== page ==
On Tue, 2009-04-07 at 15:37 +0100, norman wrote:
> I scan a photograph
> which is, say, 5 inches square and then display that scan on my monitor,
> it will measure 24,000 pixels X 48,000 pixels. To test this on my rather
> cheap Canon LIDE20 I scanned a picture which is 5 inches square saved
> the file, opened the file in GIMP, cropped so that only the picture was
> there and GIMP said it was 729 pixels X 729 pixels.

729/5 = ~145 ppi.  Assuming you're reading the size of the image
correctly in GIMP, it appears your scan wasn't at that much higher
resolution.  Note that scanners convert reflected light (analog signals)
into pixels (digital signals) and can do this by varying the range of
sampling of the light.  Sometimes the higher resolution they advertise
is actually a function of their software and not of their hardware.
Their hardware may not be able to sample at those higher rates.  In that
case, and if you aren't using their software, you probably won't get the
higher ppi resolution.

If you are using their software to scan (I haven't read this whole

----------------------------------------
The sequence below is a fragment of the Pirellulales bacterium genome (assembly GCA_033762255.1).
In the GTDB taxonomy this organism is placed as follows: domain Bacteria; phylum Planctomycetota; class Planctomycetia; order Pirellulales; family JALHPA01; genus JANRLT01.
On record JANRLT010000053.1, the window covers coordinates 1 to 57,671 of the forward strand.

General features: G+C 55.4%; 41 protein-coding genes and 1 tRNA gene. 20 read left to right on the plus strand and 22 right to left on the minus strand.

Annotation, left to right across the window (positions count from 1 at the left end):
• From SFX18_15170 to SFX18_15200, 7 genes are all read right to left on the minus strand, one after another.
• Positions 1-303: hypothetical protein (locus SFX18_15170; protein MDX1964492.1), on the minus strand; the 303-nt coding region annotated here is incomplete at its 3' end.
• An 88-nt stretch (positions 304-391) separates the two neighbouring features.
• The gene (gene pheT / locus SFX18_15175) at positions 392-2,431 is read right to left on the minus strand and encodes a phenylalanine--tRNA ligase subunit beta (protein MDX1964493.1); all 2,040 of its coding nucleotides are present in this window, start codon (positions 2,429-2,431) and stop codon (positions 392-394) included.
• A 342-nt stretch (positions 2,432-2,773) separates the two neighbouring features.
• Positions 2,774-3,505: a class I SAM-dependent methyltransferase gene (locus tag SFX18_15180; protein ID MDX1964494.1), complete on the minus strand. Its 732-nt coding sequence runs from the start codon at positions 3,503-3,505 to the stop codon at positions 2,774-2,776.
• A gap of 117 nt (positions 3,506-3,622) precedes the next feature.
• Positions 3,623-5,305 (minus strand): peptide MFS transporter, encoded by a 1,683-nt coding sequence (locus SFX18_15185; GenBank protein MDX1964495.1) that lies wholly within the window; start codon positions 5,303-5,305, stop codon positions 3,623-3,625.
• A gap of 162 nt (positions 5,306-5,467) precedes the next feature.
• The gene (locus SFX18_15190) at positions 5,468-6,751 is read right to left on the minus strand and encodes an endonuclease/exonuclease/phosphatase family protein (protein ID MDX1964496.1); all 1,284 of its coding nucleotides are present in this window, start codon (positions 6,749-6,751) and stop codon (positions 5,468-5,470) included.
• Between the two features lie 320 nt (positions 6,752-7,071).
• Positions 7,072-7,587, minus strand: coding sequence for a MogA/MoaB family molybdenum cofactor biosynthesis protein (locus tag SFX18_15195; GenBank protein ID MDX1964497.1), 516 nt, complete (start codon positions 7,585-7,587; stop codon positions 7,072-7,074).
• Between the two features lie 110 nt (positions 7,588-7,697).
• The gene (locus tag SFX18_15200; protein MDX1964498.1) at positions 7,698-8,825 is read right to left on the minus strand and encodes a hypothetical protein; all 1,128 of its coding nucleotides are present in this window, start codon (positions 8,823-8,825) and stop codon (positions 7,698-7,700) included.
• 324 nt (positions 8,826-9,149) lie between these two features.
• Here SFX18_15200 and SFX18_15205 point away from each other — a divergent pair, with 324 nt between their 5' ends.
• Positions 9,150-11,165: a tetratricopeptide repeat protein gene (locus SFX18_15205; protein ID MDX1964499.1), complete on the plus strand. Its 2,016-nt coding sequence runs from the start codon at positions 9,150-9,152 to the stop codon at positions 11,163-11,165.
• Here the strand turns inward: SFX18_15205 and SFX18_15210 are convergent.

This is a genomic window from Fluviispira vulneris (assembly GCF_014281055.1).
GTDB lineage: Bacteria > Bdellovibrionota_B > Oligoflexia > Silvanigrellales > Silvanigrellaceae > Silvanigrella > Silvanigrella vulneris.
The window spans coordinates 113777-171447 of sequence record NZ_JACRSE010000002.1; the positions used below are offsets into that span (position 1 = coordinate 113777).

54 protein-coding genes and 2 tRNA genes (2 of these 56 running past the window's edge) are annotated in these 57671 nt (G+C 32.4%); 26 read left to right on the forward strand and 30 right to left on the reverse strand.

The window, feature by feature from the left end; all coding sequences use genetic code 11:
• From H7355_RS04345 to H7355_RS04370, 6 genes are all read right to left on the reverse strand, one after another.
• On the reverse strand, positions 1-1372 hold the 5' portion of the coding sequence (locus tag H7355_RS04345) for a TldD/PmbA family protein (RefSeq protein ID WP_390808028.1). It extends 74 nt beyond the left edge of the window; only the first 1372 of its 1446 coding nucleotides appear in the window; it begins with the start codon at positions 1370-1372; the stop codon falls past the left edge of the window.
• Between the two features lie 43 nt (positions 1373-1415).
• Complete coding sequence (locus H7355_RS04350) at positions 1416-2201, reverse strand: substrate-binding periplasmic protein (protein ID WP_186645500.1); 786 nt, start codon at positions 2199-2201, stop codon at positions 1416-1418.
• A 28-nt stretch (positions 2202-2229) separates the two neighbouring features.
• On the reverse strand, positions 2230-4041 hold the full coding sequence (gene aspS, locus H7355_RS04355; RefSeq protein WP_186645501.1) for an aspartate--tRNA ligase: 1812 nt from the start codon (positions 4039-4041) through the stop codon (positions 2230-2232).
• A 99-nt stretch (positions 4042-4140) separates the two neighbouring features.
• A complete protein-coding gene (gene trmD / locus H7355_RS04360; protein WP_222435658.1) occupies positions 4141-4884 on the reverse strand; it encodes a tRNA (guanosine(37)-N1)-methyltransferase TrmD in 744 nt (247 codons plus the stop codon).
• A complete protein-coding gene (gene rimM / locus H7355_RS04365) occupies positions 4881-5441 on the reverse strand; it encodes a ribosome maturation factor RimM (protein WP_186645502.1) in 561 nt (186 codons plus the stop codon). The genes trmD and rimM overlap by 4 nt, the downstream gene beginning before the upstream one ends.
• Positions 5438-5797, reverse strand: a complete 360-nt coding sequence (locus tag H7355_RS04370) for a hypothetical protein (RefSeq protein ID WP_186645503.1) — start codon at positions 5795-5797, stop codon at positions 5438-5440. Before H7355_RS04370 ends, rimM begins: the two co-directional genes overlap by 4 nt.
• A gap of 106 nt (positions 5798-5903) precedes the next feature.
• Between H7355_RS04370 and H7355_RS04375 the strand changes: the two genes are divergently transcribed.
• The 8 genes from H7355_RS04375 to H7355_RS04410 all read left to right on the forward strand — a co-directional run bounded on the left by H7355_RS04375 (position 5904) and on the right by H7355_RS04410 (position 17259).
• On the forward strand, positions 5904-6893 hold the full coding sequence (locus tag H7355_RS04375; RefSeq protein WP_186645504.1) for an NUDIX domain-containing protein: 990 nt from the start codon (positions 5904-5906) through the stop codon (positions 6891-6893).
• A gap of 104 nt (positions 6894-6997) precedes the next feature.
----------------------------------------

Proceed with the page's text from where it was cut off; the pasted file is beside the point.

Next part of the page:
thread but in this case it would mean you're using Windows) then try
opening the image in another program and see if it will tell you the
pixel size of the image.  If you get two programs telling you that the
image is 729x729 pixels, then your scanner/scanning software isn't doing
what it says its doing.

> Please explain and, just in case you think I am some youngster trying to
> get his homework done, I was 81 years old last birthday.

I hope I'm still learning new things when I'm 81 (I'm on the high side
of the 40's).  :-)

Michael J. Hammel                                    Principal Software Engineer
mjham...@graphics-muse.org                           http://graphics-muse.org
The essence of our practice is to involve others in a world for which even
we do not understand the rules.  --  Michael J. Hammel, on writing

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